The written press should play an important role. Cuba must be among the few countries where daily opinion pages hardly exist. As Carlos Lage (2008) pointed out during the UNEAC Congress, we have “a press that does not reflect our reality as we would like it to.”
Cuba finds itself at a crossroads at which changes must be made within continuity. These changes have already begun and are reflected in measures and declarations by the new administration led by Raúl Castro. They will inevitably mean a transformation of Cuban society, both economically and politically. The Sixth Congress of the Cuban Communist Party will be obliged to give a definitive response to the collection of problems afflicting the country. This is not a matter of denying the achievements made under the leadership of Fidel Castro but rather one of making the necessary adjustments and transformations. The next party congress will have to make decisions on key issues reflected in the following questions:
- What are the bases for building a just society that reflects the ideals once
clearly identified as socialism? We must resolve the discrepancies between the different forms of ownership, between centralization and decentralization, between moral and material stimuli, between the development of the productive forces and the development of a revolutionary consciousness. What the history of Cuba and other models has demonstrated is that hypercentralization, underestimation of the laws of the market, inappropriate handling of the relationship between the different forms of stimuli, and underrating the efficiency and development of the productive forces lead to dead ends and are not conducive to the formation of “the new man.” While there are clear dangers in the unrestricted use of market mechanisms, to ignore people’s need for progress and prosperity, collectively and individually, is not a solution to the problem. As Martí would say, “one must be prosperous to be good.”
- How is democracy to be strengthened and perfected? Cuban society needs to develop the democratic forms it has created. The absence of Fidel requires a search for new ways to create consensus. Introducing the concept of deliberative democracy, in which leaders are obliged to discuss the reasons for their decisions and citizens participate in decision making in an informed and rational way, will correct some of the system’s current shortcomings, but this will require more and better information for the citizenry and the creation and promotion of public spaces in the press and other media.
- In Cuba, the absence of a “culture of debate” has been much criticized, along with the tendency to seek unanimity at all costs under the pretext of defending the necessary unity in the face of the internal and external challenges. This matter warrants profound reflection on the means of creating public space for the analysis of the nation’s problems based on the unity of its strategic objectives. It has been suggested that the solution is promoting debate, but I believe that we must also encourage “cultures of dialogue and deliberation” in which participants are obliged to come to a decision or solution for the problem that is the subject of the exchange.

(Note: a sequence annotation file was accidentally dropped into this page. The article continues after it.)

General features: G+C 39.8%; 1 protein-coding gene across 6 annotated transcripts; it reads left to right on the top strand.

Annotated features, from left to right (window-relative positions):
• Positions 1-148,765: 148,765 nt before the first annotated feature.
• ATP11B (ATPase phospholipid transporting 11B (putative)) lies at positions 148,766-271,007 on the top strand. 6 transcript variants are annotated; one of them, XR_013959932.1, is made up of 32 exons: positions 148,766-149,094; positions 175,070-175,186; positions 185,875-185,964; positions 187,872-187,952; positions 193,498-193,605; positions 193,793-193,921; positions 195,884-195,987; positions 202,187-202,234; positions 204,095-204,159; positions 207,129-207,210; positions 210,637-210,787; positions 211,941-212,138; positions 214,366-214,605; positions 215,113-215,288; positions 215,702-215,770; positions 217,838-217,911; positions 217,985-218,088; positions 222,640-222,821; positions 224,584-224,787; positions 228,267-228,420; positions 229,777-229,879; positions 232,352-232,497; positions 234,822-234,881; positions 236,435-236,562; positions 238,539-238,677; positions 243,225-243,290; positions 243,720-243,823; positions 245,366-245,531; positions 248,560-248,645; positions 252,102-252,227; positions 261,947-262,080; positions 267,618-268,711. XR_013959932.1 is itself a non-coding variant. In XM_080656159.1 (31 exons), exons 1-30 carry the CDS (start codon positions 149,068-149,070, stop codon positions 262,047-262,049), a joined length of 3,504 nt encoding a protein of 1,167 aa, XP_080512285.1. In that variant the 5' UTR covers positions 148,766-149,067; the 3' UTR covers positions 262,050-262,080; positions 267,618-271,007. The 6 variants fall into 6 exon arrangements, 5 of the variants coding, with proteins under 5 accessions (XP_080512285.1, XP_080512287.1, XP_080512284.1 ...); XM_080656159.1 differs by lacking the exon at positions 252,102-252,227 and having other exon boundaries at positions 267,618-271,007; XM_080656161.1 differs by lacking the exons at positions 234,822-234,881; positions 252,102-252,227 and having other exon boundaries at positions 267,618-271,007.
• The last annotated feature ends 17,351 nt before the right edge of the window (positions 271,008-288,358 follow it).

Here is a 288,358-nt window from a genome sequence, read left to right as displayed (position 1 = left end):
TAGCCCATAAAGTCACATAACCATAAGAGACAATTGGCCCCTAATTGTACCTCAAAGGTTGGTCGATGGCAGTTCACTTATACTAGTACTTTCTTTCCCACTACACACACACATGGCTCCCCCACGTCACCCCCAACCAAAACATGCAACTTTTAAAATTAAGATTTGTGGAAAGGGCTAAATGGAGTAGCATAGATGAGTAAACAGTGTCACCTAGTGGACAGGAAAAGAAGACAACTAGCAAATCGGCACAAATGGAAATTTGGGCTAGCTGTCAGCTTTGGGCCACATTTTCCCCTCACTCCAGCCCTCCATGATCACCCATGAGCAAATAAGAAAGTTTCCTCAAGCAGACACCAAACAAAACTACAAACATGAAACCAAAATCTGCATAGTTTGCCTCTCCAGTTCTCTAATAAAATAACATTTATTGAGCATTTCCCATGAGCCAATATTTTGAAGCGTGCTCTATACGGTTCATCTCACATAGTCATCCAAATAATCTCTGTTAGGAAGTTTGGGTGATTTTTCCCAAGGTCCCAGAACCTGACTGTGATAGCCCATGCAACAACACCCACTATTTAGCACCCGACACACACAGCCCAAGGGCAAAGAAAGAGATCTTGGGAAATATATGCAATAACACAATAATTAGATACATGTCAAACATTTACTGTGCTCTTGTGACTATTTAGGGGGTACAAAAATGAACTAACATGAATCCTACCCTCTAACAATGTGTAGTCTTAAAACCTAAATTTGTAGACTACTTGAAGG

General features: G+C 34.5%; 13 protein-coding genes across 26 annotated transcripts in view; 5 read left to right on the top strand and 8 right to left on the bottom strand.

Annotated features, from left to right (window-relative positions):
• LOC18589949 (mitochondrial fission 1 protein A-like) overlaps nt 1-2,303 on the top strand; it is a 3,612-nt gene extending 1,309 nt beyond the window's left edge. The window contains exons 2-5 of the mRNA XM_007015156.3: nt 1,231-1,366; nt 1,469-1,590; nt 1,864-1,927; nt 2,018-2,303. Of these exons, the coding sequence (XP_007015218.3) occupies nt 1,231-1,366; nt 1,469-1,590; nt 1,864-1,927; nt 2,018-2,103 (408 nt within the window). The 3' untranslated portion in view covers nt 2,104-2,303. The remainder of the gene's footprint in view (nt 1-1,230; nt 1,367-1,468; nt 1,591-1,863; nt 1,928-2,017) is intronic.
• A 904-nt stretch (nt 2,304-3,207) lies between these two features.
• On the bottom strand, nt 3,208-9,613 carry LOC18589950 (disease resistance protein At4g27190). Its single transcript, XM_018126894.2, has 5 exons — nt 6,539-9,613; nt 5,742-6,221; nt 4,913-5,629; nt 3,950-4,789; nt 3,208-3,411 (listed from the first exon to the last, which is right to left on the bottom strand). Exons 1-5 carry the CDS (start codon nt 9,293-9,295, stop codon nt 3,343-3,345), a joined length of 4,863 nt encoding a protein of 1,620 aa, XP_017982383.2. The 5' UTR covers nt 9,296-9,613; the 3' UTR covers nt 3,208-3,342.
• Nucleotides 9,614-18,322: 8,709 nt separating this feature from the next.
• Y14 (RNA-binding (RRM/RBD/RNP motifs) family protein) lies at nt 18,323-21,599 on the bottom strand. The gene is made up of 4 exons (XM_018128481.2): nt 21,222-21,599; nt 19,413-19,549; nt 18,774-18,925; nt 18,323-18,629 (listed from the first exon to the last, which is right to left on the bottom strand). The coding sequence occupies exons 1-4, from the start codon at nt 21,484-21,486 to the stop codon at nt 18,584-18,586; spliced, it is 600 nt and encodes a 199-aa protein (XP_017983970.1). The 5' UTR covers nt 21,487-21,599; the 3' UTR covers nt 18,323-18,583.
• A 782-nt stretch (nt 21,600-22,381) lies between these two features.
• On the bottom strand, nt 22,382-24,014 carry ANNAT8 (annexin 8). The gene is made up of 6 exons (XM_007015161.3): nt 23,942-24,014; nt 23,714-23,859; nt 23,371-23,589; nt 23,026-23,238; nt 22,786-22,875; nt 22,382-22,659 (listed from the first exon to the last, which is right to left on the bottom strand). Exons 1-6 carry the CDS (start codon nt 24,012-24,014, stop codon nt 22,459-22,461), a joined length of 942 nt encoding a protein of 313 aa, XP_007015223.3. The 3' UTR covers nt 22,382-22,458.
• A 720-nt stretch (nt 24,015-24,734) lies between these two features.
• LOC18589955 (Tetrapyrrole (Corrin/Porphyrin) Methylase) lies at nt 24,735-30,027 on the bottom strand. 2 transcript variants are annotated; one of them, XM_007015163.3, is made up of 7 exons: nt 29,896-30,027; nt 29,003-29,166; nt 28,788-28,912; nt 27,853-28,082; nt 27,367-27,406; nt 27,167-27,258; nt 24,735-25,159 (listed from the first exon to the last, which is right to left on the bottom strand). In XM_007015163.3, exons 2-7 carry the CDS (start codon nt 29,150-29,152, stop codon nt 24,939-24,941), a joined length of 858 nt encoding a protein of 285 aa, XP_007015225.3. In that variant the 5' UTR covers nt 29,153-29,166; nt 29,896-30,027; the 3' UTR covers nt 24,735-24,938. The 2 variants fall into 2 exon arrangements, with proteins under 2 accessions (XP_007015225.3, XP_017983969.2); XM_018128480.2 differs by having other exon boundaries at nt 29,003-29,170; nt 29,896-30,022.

- Dobry (2007: 23) writes. “The tasks of the different currents of what I have here called ‘transitology’ are often rich in observations, intuitions, and theoretical questionings.” What he questions is the politicized handling of the concept “peaceful transition toward democracy” by various social actors attempting to promote “regime change” in certain societies.
- According to the twenty-second edition of the Diccionario de la Lengua Española (2001), transición is defined as “Action and effect of passing from one way of being to a different one. / 2. A more or less rapid passage of a test, idea or subject to another in speeches or writings. / 3. Rapid change in tone and expression.”
- Started in 2002 with funds from the USAID (contract EDG-A-00-02-00007-00), the Cuba Transition Project is affiliated with the Institute of Cuban and Cuban-American Studies of the University of Miami. (It preceded the Commission for the Assistance to a Free Cuba, organized by the government of the United States in 2004.) It describes itself as “an important and timely project to study and make recommendations for the reconstruction of Cuba once the post-Castro transition begins in earnest” (see González, 2002, http://ctp.iccas.miami.edu; see also Department of State, Commission for the Assistance to a Free Cuba, 2004 and 2006).
- The addition to Article 3 of the Cuban Constitution by the Constitutional Reform Law of June 26, 2002, reads as follows: “Socialism and the revolutionary political and social system established in this Constitution, tested by years of heroic resistance in the face of all types of aggressions and economic warfare by the administrations of the most powerful imperialist nation that has existed and having demonstrated its capacity to transform the country and create an entirely new and just society, is irrevocable, and Cuba will never return to capitalism.” Granma, June 27. http://granma.co.cu.
- In his 1916 poem “The Road Not Taken,” Frost wrote: “Two roads diverged in a wood, and I—/ I took the one less traveled by, /And that has made all the difference.”
- Guanche’s essential work also contains abundant maerial on the current challenges of the revolution, including exchanges with well-known Cuban political scientists, historians, jurists, sociologists, and philosophers.